Before officially releasing software, smart software companies release “beta” versions to be reviewed and inspected by everyday people that might or might not use their software. These people dissect and probe every part of the interface to spot potential problems or conflicts that would affect performance. They are not influenced by prior knowledge of the program to overlook the obvious flaw. Obviously, some bugs may slip through the cracks and go unnoticed, but the chances are reduced when you have the opinion and critical eye of these beta testers. The same rule should apply when designing your web site; by getting feedback from others before you publish online, you reduce the possibilities of glaring errors giving visitors an unfavorable impression.
When you “finish” your site, i.e., you have all your pages created and “ready” to publish, read through each one a few times. First, check each link to see if they are broken (the page that is called for does not load). Does it not load because you entered the wrong HTML file address, or is it because the page does not exist?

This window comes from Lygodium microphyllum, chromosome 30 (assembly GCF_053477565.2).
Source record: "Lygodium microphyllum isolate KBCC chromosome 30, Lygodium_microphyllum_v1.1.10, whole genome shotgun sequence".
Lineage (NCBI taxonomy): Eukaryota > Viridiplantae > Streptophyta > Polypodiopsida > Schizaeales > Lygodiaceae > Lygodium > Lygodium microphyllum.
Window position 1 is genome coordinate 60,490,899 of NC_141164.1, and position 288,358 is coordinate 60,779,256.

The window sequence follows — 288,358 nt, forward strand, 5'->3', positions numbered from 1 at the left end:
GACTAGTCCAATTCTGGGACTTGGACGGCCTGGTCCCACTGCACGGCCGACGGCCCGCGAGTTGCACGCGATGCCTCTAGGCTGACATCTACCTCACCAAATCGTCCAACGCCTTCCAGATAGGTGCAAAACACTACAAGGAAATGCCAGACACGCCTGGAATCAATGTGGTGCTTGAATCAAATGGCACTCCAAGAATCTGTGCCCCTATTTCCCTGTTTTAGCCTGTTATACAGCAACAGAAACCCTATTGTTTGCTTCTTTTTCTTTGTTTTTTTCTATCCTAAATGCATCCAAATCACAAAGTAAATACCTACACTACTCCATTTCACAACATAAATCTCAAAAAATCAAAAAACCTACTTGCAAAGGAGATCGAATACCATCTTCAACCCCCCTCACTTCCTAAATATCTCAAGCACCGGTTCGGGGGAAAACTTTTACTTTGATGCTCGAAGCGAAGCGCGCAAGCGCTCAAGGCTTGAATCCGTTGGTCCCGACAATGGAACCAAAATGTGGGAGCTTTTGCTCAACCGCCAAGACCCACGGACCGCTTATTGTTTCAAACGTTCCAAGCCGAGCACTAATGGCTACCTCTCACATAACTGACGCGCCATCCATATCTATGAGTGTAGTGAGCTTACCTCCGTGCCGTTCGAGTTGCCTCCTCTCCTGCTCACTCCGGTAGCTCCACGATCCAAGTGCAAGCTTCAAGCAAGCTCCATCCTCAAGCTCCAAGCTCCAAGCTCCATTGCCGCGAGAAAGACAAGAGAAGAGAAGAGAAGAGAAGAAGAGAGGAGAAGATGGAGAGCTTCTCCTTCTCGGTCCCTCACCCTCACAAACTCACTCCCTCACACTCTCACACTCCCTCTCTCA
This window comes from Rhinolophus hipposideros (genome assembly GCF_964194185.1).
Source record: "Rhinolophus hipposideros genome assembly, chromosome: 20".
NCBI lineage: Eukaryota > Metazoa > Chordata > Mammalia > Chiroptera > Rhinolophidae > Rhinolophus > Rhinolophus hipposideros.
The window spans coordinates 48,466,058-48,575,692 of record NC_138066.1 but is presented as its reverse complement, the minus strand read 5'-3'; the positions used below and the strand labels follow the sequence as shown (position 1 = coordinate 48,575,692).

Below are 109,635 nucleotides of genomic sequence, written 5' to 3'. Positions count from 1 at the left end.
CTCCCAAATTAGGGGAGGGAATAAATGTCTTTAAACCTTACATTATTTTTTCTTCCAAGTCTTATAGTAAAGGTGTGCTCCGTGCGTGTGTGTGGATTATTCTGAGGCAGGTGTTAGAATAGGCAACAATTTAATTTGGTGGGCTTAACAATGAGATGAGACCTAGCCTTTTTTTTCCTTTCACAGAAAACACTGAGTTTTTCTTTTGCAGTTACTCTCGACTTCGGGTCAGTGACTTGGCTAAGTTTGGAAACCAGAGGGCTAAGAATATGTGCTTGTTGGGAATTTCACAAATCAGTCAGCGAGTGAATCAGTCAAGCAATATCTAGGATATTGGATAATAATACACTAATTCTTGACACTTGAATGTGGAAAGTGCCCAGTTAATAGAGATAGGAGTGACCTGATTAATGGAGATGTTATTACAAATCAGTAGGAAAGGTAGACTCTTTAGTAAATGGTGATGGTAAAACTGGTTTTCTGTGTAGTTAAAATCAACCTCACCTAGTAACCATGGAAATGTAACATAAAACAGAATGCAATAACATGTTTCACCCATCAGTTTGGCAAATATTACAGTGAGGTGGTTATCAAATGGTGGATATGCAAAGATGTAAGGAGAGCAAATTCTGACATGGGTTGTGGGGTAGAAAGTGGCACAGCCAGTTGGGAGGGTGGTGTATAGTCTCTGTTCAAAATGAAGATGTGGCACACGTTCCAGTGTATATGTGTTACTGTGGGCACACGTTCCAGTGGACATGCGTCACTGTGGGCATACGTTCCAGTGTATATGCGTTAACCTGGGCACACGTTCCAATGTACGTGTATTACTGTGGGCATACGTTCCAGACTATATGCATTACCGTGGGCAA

Next, make certain that the correct images load into each page. If they do not, have you given the correct source location or is the image nonexistent? If it looks distorted, have the height and width image attributes been entered incorrectly?
Proceed to look for incomplete tags. Is the entire content in bold or an oversized font when you only meant for the heading to be that way?
Finally, check for spelling and grammatical errors. Don’t just rely on your spell-checker to catch misspelled words, because sometimes the letters may be incorrect or rearranged, but you nevertheless managed to spell a proper word. Check also for grammatical blunders, like hanging prepositions, passive and run-on sentences, and subject-verb agreement.
Then, get as many friends, co-workers, and whoever you can grab to review your site. Publish it at a temporary site unannounced to the world and sent out e-mails asking people to review the site. You may be surprised how many people write to tell you: “It looks great, but you misspelled… you’re missing… etc.” Make sure to find people that aren’t afraid to critique your work (this shouldn’t be too hard!) because you want honest answers not only about the content but possibly the layout. You may discover that people find the navigation difficult, the font is too small to read on their monitors, or that tables are too wide. Analyze every one of these comments and use them to improve and polish your site. The final results should look spectacular and you will know that your site will create a favorable impression to its visitors.